Background: A total proctocolectomy followed by ileal pouch-anal anastomosis is a potentially curative surgery for ulcerative colitis or familial adenomatous polyposis. About 5–35% of patients with ulcerative colitis and 0–11% of patients with familial adenomatous polyposis develop subsequent inflammation of the ileal pouch termed pouchitis. Aim: To provide a comprehensive analysis of the research studying the possible pathogenesis of pouchitis. The goals were to identify promising areas of investigation, to help focus clinicians, researchers and patients on how to better understand and then potentially manage ileal pouchitis, and to provide avenues for future research investigations. Methods: This review examined manuscripts from 1981 to 2015 that discussed and/or proposed hypotheses with supportive evidence for the potential underlying pathogenic mechanism for pouchitis. Results: The pathogenesis of pouchitis is not definitively understood, but various hypotheses have been proposed, including (i) recurrence of ulcerative colitis, (ii) dysbiosis of the ileal pouch microbiota, (iii) deprivation of nutritional short-chain fatty acids, (iv) mucosal ischaemia and oxygen-free radical injury, (v) host genetic susceptibility and (vi) immune dysregulation. However, none of these alone are able to fully explain pouchitis pathogenesis. Conclusions: Pouchitis, similar to inflammatory bowel disease, is a complex disorder that is not caused by any one single factor. More likely, pouchitis occurs through a combination of both dysregulated host inflammatory mechanisms and interaction with luminal microbiota.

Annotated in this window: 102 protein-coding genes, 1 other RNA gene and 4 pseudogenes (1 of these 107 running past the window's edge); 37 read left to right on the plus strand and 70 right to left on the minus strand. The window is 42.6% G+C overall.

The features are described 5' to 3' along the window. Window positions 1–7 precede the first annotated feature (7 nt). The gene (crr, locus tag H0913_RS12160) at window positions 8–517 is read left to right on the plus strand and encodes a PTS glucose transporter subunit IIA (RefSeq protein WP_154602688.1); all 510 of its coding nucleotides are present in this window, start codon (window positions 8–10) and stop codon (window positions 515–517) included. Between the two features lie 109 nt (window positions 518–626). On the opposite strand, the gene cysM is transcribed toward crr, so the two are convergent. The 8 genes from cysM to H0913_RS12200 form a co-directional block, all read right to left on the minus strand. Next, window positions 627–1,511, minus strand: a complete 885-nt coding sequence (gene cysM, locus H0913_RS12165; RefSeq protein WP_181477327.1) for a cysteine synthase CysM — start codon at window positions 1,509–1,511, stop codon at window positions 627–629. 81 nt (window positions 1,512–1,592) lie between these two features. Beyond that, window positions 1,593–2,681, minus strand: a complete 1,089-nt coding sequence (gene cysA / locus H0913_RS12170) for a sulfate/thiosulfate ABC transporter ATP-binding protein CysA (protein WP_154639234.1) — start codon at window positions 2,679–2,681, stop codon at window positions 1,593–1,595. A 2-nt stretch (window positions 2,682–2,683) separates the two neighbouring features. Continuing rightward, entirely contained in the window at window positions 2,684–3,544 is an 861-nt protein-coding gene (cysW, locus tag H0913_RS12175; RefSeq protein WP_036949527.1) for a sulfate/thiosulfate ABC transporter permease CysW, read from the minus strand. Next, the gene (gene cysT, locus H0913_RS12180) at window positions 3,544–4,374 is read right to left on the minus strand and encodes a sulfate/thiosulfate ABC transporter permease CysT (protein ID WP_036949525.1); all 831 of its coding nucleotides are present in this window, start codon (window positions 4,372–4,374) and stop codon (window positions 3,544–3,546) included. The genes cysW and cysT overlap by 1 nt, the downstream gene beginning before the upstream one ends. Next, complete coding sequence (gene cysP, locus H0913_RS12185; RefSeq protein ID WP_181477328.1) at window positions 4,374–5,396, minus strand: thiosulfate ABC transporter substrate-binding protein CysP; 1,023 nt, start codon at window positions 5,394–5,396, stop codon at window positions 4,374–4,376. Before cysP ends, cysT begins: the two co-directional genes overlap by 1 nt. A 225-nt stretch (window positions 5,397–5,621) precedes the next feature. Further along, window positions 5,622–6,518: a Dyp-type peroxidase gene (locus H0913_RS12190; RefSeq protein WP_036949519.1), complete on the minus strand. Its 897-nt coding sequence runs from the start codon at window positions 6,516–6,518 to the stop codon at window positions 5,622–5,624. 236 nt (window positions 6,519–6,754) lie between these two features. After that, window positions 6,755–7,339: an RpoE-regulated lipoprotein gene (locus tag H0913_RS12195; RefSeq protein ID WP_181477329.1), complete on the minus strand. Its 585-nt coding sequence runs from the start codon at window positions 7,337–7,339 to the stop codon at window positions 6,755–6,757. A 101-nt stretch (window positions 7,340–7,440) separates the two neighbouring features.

All Science Journal Classification (ASJC) codes
- Pharmacology (medical)